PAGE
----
MANILA, Philippines — Tropical Storm Hagupit dumped heavy rain as it slunk its way to the Manila area Dec. 8, after passing across the northern half of the central Philippines at typhoon strength.Children display a sign asking for food from motorists by the side of a road in Dolores, Philippines, in Eastern Samar province, Dec. 8. (CNS photo/Erik De Castro, Reuters)

The Philippine Red Cross said at least 21 people died because of the storm. Most of them were in Eastern Samar, the province that took the first hit from the Category 3 typhoon.

Hagupit first hit Dec. 4 and, with greatly diminished winds, torrential rains and flooding have been a major concern.

Several towns on Samar Island bore the brunt of Typhoon Hagupit, which brought roof-high flooding, left debris and knocked down power lines.

On Dec. 8, the military was able to send a C-130 plane bearing relief goods to Borongan, a hard-hit city in Eastern Samar. The Philippine Red Cross also was able to get into Borongan on the same day and start its assessment, but the agency was still struggling to get to tiny, far-flung islands off the Samar provinces’ northern coast.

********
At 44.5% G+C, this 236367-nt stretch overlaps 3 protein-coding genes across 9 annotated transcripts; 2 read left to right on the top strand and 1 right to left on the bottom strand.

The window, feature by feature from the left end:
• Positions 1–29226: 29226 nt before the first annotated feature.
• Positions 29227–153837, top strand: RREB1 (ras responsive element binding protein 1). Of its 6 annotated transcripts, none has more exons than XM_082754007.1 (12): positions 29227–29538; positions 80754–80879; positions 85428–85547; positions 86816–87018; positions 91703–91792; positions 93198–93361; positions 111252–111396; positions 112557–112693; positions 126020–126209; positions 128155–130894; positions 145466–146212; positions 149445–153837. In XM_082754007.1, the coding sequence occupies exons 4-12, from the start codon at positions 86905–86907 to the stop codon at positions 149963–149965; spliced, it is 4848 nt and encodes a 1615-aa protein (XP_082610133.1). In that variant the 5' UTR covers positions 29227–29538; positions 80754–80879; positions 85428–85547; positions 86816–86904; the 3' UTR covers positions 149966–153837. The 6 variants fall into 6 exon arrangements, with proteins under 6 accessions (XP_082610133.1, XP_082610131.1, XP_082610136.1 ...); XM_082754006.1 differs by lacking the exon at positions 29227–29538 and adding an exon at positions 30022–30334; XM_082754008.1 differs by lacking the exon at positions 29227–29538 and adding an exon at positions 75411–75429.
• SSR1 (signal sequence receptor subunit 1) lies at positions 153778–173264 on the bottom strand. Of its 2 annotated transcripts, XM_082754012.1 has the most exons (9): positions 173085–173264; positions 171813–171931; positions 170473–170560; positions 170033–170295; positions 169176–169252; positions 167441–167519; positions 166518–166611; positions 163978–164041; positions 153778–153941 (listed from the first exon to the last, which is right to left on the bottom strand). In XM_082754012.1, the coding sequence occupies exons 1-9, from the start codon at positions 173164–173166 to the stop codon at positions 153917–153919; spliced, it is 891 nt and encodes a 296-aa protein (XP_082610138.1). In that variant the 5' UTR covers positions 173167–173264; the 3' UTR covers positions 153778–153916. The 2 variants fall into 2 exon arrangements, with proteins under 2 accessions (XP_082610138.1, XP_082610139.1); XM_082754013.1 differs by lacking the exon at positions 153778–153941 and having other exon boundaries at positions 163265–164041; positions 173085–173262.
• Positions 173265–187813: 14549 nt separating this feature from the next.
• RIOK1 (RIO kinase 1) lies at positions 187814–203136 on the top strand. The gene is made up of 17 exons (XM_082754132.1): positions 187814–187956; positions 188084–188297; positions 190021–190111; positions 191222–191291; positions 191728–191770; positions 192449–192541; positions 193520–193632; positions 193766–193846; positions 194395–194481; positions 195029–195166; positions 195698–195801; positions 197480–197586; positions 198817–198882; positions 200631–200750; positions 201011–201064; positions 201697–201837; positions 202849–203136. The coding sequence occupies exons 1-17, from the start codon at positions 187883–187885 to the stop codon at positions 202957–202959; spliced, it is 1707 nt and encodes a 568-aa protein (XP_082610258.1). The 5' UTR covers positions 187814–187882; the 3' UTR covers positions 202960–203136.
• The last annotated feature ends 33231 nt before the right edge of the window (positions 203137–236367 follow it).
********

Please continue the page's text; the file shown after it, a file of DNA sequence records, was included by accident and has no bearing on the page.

Red Cross Disaster Manager Roderic Salve said bad weather kept a ship with provisions from going to the remote islands.

“It’s still raining. That’s a problem … intense rains and strong wind,” he said.

Catholic Relief Services was assessing emergency needs as it checked on some of the thousands of housing units that were part of its recovery project for last year’s Typhoon Haiyan. CRS Philippines Emergency Coordinator Josh Kyller said in a statement, “The structures fared well due to the typhoon-resilient building techniques.”

Haiyan left 7,300 dead or missing after it produced tsunami-sized storm surges and its 195-mile per hour winds tore apart 1.1 million houses as it barreled through the central Philippines in little over half a day.

With Haiyan fresh on people’s minds, more than a million residents fled their coastal homes for the safety of evacuation centers. Caritas Philippines said about 43,000 families across 11 provinces stayed in churches, cathedrals, seminaries and Catholic schools. The average family size in the Philippines is five.